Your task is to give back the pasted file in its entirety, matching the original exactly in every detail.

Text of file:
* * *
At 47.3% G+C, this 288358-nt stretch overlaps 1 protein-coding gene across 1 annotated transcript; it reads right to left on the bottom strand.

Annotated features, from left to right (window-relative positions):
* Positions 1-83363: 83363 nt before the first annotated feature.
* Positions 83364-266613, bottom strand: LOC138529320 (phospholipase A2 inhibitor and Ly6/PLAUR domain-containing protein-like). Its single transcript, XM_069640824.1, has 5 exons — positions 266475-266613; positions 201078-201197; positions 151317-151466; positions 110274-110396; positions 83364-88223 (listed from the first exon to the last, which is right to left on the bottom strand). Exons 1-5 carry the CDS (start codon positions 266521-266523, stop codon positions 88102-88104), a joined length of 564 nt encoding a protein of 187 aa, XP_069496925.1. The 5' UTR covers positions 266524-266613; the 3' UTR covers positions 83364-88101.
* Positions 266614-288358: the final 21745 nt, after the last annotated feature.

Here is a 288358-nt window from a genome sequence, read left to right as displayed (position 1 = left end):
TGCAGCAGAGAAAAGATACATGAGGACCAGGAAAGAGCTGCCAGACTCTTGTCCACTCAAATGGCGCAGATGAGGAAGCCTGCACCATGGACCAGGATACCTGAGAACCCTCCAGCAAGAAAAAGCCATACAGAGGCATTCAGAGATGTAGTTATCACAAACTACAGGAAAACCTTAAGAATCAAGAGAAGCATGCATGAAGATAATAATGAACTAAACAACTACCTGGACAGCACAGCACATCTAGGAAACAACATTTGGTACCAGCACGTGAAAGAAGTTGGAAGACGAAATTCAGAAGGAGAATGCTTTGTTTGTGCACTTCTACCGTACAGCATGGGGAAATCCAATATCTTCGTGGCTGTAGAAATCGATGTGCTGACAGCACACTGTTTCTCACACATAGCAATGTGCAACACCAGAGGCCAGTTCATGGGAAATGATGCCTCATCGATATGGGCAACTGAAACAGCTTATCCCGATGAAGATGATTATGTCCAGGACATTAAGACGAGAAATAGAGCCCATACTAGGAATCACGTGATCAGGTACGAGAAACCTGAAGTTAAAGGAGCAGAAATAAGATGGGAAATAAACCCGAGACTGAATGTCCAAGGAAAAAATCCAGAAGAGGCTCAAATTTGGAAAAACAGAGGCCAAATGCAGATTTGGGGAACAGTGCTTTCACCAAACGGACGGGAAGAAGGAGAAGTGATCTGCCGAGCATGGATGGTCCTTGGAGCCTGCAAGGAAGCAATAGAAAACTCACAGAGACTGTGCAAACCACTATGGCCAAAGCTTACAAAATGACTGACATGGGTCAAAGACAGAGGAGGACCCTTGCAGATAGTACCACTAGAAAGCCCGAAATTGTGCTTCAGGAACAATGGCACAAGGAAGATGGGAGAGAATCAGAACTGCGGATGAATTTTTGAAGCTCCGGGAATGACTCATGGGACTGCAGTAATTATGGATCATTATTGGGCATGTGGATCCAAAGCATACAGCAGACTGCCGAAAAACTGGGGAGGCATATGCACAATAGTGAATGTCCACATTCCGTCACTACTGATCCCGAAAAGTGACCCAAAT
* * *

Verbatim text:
At 47.3% G+C, this 288358-nt stretch overlaps 1 protein-coding gene across 1 annotated transcript; it reads right to left on the bottom strand.

Annotated features, from left to right (window-relative positions):
* Positions 1-83363: 83363 nt before the first annotated feature.
* Positions 83364-266613, bottom strand: LOC138529320 (phospholipase A2 inhibitor and Ly6/PLAUR domain-containing protein-like). Its single transcript, XM_069640824.1, has 5 exons — positions 266475-266613; positions 201078-201197; positions 151317-151466; positions 110274-110396; positions 83364-88223 (listed from the first exon to the last, which is right to left on the bottom strand). Exons 1-5 carry the CDS (start codon positions 266521-266523, stop codon positions 88102-88104), a joined length of 564 nt encoding a protein of 187 aa, XP_069496925.1. The 5' UTR covers positions 266524-266613; the 3' UTR covers positions 83364-88101.
* Positions 266614-288358: the final 21745 nt, after the last annotated feature.

Here is a 288358-nt window from a genome sequence, read left to right as displayed (position 1 = left end):
TGCAGCAGAGAAAAGATACATGAGGACCAGGAAAGAGCTGCCAGACTCTTGTCCACTCAAATGGCGCAGATGAGGAAGCCTGCACCATGGACCAGGATACCTGAGAACCCTCCAGCAAGAAAAAGCCATACAGAGGCATTCAGAGATGTAGTTATCACAAACTACAGGAAAACCTTAAGAATCAAGAGAAGCATGCATGAAGATAATAATGAACTAAACAACTACCTGGACAGCACAGCACATCTAGGAAACAACATTTGGTACCAGCACGTGAAAGAAGTTGGAAGACGAAATTCAGAAGGAGAATGCTTTGTTTGTGCACTTCTACCGTACAGCATGGGGAAATCCAATATCTTCGTGGCTGTAGAAATCGATGTGCTGACAGCACACTGTTTCTCACACATAGCAATGTGCAACACCAGAGGCCAGTTCATGGGAAATGATGCCTCATCGATATGGGCAACTGAAACAGCTTATCCCGATGAAGATGATTATGTCCAGGACATTAAGACGAGAAATAGAGCCCATACTAGGAATCACGTGATCAGGTACGAGAAACCTGAAGTTAAAGGAGCAGAAATAAGATGGGAAATAAACCCGAGACTGAATGTCCAAGGAAAAAATCCAGAAGAGGCTCAAATTTGGAAAAACAGAGGCCAAATGCAGATTTGGGGAACAGTGCTTTCACCAAACGGACGGGAAGAAGGAGAAGTGATCTGCCGAGCATGGATGGTCCTTGGAGCCTGCAAGGAAGCAATAGAAAACTCACAGAGACTGTGCAAACCACTATGGCCAAAGCTTACAAAATGACTGACATGGGTCAAAGACAGAGGAGGACCCTTGCAGATAGTACCACTAGAAAGCCCGAAATTGTGCTTCAGGAACAATGGCACAAGGAAGATGGGAGAGAATCAGAACTGCGGATGAATTTTTGAAGCTCCGGGAATGACTCATGGGACTGCAGTAATTATGGATCATTATTGGGCATGTGGATCCAAAGCATACAGCAGACTGCCGAAAAACTGGGGAGGCATATGCACAATAGTGAATGTCCACATTCCGTCACTACTGATCCCGAAAAGTGACCCAAAT